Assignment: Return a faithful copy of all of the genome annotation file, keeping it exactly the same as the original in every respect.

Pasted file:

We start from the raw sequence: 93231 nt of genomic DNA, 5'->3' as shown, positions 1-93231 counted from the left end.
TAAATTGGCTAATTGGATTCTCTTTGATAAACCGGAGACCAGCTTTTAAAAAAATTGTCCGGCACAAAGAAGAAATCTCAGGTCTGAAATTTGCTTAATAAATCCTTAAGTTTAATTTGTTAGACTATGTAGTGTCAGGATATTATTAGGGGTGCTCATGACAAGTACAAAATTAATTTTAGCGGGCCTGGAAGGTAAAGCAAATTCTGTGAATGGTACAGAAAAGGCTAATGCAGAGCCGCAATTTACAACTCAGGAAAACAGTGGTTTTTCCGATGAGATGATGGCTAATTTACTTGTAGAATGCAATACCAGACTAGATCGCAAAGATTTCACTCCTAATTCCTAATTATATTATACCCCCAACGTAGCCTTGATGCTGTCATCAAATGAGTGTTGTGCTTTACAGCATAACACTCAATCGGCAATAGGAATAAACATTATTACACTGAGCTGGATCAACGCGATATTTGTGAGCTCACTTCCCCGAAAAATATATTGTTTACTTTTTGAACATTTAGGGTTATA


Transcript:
We start from the raw sequence: 93231 nt of genomic DNA, 5'->3' as shown, positions 1-93231 counted from the left end.
TAAATTGGCTAATTGGATTCTCTTTGATAAACCGGAGACCAGCTTTTAAAAAAATTGTCCGGCACAAAGAAGAAATCTCAGGTCTGAAATTTGCTTAATAAATCCTTAAGTTTAATTTGTTAGACTATGTAGTGTCAGGATATTATTAGGGGTGCTCATGACAAGTACAAAATTAATTTTAGCGGGCCTGGAAGGTAAAGCAAATTCTGTGAATGGTACAGAAAAGGCTAATGCAGAGCCGCAATTTACAACTCAGGAAAACAGTGGTTTTTCCGATGAGATGATGGCTAATTTACTTGTAGAATGCAATACCAGACTAGATCGCAAAGATTTCACTCCTAATTCCTAATTATATTATACCCCCAACGTAGCCTTGATGCTGTCATCAAATGAGTGTTGTGCTTTACAGCATAACACTCAATCGGCAATAGGAATAAACATTATTACACTGAGCTGGATCAACGCGATATTTGTGAGCTCACTTCCCCGAAAAATATATTGTTTACTTTTTGAACATTTAGGGTTATA